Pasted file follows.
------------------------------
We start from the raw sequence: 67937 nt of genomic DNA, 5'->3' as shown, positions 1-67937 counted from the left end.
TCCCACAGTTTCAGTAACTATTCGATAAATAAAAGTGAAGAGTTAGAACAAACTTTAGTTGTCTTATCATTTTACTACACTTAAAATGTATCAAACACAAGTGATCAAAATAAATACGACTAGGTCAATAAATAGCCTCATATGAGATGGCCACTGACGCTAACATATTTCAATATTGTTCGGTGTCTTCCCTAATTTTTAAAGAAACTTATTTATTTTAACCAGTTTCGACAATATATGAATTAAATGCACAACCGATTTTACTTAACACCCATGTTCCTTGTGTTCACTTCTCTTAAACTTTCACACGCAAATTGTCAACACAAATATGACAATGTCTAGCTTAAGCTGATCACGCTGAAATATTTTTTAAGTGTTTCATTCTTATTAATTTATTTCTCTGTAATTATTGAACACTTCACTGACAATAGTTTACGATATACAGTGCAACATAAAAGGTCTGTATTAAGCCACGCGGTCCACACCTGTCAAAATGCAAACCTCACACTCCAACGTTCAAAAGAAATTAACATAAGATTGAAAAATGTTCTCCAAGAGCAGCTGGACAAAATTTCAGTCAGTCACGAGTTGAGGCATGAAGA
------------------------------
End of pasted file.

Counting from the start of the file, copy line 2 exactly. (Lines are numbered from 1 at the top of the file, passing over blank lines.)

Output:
TCCCACAGTTTCAGTAACTATTCGATAAATAAAAGTGAAGAGTTAGAACAAACTTTAGTTGTCTTATCATTTTACTACACTTAAAATGTATCAAACACAAGTGATCAAAATAAATACGACTAGGTCAATAAATAGCCTCATATGAGATGGCCACTGACGCTAACATATTTCAATATTGTTCGGTGTCTTCCCTAATTTTTAAAGAAACTTATTTATTTTAACCAGTTTCGACAATATATGAATTAAATGCACAACCGATTTTACTTAACACCCATGTTCCTTGTGTTCACTTCTCTTAAACTTTCACACGCAAATTGTCAACACAAATATGACAATGTCTAGCTTAAGCTGATCACGCTGAAATATTTTTTAAGTGTTTCATTCTTATTAATTTATTTCTCTGTAATTATTGAACACTTCACTGACAATAGTTTACGATATACAGTGCAACATAAAAGGTCTGTATTAAGCCACGCGGTCCACACCTGTCAAAATGCAAACCTCACACTCCAACGTTCAAAAGAAATTAACATAAGATTGAAAAATGTTCTCCAAGAGCAGCTGGACAAAATTTCAGTCAGTCACGAGTTGAGGCATGAAGA